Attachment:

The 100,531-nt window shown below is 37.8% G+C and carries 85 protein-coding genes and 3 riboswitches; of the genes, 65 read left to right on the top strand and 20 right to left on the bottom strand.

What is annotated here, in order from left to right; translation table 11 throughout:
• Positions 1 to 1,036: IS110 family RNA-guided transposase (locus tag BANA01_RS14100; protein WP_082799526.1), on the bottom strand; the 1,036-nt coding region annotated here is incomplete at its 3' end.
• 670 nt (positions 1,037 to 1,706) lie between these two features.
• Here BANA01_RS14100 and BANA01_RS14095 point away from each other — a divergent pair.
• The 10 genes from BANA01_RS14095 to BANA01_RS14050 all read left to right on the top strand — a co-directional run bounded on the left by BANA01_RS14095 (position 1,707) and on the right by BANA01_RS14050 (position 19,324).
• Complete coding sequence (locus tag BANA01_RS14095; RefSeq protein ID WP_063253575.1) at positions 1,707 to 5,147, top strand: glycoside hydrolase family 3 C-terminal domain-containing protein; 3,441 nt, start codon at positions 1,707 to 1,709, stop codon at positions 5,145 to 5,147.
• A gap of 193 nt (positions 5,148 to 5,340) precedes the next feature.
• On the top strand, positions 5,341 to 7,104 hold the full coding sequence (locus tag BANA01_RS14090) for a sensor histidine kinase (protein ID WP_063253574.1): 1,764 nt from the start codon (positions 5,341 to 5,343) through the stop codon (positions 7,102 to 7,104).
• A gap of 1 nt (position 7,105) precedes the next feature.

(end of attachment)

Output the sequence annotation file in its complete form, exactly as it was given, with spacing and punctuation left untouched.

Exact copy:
The 100,531-nt window shown below is 37.8% G+C and carries 85 protein-coding genes and 3 riboswitches; of the genes, 65 read left to right on the top strand and 20 right to left on the bottom strand.

What is annotated here, in order from left to right; translation table 11 throughout:
• Positions 1 to 1,036: IS110 family RNA-guided transposase (locus tag BANA01_RS14100; protein WP_082799526.1), on the bottom strand; the 1,036-nt coding region annotated here is incomplete at its 3' end.
• 670 nt (positions 1,037 to 1,706) lie between these two features.
• Here BANA01_RS14100 and BANA01_RS14095 point away from each other — a divergent pair.
• The 10 genes from BANA01_RS14095 to BANA01_RS14050 all read left to right on the top strand — a co-directional run bounded on the left by BANA01_RS14095 (position 1,707) and on the right by BANA01_RS14050 (position 19,324).
• Complete coding sequence (locus tag BANA01_RS14095; RefSeq protein ID WP_063253575.1) at positions 1,707 to 5,147, top strand: glycoside hydrolase family 3 C-terminal domain-containing protein; 3,441 nt, start codon at positions 1,707 to 1,709, stop codon at positions 5,145 to 5,147.
• A gap of 193 nt (positions 5,148 to 5,340) precedes the next feature.
• On the top strand, positions 5,341 to 7,104 hold the full coding sequence (locus tag BANA01_RS14090) for a sensor histidine kinase (protein ID WP_063253574.1): 1,764 nt from the start codon (positions 5,341 to 5,343) through the stop codon (positions 7,102 to 7,104).
• A gap of 1 nt (position 7,105) precedes the next feature.